I have a hard time with lying children. Don’t get me wrong, my children lie, but right now, thankfully, they lie badly. There is no question when a whopper is coming out of their mouths. Nicole will pause awkwardly between every other word, thinking up her tale as she goes along and then force a smile when the lie is complete. Natalie will lie with more finesse, but the guilt factor is too high for her. She breaks down almost immediately after the lie has flawlessly slipped her lips and tearfully confess to even the most harmless of tales – I really didn’t brush my teeth, I did take a bite out of the cookie. Then she’ll beg for forgiveness in a way that always makes me worry that I’ve been too hard on her.
My girls have a long way to go in perfecting the art of deception or even telling the little white lie. They will, however, question at every turn when mommy tells one. The other day they were with me when a man approached asking if we needed any home repairs. I waved him off, saying “we just remodeled recently…” granted, we remodeled 9 years ago when we moved in, but that’s still recently in some ‘hoods. The girls immediately pounced on me for telling a lie. I tried to explain to them the difference between why my lying was okay and theirs isn’t and found myself in an ethical debate with two people who’s ages combined barely make them old enough to vote. Explaining the difference between lying to spare someone’s feelings, to be diplomatic or to fend off unwanted advances and telling a lie for personal gain is a difficult distinction to make. It’s one of the eternal parenting challenges like trying to help your kids recognize the difference between good strangers and dangerous ones. They are still all strangers in the end, right?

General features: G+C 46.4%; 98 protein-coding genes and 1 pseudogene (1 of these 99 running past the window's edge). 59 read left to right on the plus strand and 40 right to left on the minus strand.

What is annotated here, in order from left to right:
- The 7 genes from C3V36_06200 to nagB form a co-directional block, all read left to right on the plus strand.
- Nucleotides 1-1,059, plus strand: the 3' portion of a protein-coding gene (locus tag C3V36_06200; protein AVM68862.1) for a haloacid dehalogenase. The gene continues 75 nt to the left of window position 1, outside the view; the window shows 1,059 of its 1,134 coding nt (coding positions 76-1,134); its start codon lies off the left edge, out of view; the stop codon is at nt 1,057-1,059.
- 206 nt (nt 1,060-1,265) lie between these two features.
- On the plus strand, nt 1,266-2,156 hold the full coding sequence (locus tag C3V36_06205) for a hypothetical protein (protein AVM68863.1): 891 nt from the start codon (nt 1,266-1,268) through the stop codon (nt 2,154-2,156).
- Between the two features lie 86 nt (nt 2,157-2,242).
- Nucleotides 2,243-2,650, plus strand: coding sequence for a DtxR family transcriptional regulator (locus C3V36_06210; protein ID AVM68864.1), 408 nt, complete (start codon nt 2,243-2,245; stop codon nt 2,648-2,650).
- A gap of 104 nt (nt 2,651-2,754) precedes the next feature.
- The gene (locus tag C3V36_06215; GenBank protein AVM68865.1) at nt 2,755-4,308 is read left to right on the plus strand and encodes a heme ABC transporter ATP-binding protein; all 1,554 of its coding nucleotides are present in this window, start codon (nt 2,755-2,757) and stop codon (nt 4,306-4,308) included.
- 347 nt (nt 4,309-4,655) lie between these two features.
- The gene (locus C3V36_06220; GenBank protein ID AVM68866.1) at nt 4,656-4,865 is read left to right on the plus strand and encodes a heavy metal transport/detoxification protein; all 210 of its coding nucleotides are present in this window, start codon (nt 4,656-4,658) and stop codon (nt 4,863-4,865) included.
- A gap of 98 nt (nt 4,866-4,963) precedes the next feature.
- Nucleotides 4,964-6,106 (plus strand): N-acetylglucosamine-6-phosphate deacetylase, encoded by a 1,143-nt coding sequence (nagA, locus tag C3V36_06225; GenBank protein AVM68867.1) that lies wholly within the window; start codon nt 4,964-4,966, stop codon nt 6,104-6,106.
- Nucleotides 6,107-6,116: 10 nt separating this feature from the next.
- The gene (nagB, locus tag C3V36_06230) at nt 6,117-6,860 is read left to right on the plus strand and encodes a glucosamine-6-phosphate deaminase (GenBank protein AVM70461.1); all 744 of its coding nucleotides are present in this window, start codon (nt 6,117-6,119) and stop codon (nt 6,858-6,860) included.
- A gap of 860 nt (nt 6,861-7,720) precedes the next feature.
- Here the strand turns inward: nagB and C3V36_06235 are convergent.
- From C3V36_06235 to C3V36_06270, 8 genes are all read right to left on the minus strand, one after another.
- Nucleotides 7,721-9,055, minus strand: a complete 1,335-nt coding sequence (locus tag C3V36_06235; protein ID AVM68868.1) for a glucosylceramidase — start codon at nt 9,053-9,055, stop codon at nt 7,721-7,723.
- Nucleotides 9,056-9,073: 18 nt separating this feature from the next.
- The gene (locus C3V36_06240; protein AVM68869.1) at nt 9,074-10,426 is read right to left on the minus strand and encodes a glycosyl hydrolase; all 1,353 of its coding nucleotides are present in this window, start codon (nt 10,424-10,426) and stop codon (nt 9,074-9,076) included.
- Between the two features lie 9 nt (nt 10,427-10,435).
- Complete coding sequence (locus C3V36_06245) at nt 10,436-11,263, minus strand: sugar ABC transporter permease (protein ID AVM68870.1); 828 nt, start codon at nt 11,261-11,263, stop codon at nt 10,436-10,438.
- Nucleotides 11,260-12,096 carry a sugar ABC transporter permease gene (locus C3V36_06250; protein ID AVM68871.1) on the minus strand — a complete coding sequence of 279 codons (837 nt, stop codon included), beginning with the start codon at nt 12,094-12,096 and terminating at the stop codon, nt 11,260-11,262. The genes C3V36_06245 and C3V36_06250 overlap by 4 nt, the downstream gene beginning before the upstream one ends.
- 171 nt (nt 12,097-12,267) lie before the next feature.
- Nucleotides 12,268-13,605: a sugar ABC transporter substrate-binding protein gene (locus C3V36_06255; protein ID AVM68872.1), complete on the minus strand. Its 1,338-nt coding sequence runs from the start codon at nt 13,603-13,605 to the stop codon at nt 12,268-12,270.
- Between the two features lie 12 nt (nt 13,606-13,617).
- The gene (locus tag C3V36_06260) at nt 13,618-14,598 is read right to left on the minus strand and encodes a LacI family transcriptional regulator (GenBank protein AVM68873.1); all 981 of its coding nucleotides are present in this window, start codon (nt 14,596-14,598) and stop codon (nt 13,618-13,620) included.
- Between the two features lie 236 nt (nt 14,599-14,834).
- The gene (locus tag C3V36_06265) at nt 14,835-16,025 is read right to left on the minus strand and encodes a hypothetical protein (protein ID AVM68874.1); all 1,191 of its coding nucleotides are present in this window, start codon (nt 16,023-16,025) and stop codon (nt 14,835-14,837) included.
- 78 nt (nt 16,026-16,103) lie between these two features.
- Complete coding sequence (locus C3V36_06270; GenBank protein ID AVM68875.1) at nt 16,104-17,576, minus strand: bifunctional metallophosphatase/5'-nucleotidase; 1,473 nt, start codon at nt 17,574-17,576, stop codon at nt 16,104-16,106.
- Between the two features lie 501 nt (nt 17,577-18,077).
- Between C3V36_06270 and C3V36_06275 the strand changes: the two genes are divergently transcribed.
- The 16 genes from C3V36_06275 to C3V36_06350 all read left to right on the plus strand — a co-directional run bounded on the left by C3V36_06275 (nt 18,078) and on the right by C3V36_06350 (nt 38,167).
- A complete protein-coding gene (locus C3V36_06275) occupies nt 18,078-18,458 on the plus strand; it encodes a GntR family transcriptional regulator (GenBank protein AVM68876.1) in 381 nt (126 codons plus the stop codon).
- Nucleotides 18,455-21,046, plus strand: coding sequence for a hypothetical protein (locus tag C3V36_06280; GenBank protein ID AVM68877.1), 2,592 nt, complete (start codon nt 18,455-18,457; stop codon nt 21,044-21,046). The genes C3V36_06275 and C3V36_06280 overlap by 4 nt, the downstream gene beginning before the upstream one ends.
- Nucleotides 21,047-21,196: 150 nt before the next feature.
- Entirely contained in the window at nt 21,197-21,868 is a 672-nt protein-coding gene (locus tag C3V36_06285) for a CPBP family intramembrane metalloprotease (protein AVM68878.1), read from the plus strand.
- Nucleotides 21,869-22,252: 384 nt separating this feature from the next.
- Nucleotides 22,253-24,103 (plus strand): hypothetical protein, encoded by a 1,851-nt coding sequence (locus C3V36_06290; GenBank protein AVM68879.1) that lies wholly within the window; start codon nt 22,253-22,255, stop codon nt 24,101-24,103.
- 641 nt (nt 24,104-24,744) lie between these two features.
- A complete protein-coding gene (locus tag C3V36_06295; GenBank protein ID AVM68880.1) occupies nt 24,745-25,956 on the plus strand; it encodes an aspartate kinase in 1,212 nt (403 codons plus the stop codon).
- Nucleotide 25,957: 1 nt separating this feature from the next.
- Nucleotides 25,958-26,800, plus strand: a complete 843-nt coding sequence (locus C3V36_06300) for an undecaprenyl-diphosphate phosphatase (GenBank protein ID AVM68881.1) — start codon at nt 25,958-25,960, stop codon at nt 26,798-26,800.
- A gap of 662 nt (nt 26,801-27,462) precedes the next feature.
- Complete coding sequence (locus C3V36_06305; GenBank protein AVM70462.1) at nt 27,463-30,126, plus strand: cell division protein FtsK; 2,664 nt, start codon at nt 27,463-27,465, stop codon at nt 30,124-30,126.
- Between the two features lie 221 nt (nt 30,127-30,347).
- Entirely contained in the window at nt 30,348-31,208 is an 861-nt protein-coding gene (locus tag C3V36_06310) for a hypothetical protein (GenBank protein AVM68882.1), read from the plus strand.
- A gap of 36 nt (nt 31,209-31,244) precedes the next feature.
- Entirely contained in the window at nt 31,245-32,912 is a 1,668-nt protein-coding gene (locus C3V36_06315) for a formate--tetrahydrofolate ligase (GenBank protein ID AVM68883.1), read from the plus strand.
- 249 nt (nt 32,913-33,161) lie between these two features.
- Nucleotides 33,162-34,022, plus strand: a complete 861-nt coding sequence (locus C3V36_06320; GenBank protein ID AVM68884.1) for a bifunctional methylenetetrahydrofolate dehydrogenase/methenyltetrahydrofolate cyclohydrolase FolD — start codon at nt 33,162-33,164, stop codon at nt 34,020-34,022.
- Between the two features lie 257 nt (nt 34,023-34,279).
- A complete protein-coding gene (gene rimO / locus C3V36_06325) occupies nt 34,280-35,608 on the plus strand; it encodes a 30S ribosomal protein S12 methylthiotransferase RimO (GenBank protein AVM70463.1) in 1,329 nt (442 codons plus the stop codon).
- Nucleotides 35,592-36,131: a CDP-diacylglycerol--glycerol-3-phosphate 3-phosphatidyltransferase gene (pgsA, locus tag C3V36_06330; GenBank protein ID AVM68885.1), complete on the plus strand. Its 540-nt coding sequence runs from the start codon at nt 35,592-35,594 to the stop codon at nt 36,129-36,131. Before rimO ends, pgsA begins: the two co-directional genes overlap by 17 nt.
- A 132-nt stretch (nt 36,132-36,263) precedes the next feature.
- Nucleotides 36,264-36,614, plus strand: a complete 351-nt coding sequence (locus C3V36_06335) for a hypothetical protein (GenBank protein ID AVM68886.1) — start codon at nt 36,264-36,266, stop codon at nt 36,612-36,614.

So the other day, some kids were over playing and every time I asked them a question they had a direct, straight forward answer. Both kids said the same thing and there was no sign that a tale was being told. In fact, when they left, I remember thinking, “Wow, what nice polite kids they are…” That night a received an angry call from their mother, furious that I allowed them to do the things they told me they were allowed to do at home. My children are so poor at lying that I’ve grown sloppy at detecting dishonestly in other people’s children. That’s not good. Having kids who don’t lie well has left me at a disadvantage. I have to sharpen my internal mommy lie detector and remember that other kids might be better versed than mine at the art of deception. It is one of those parent survival tools that you have to have when dealing not only with your own children, but more importantly, with other people’s kids. If not, they’ll eat you alive.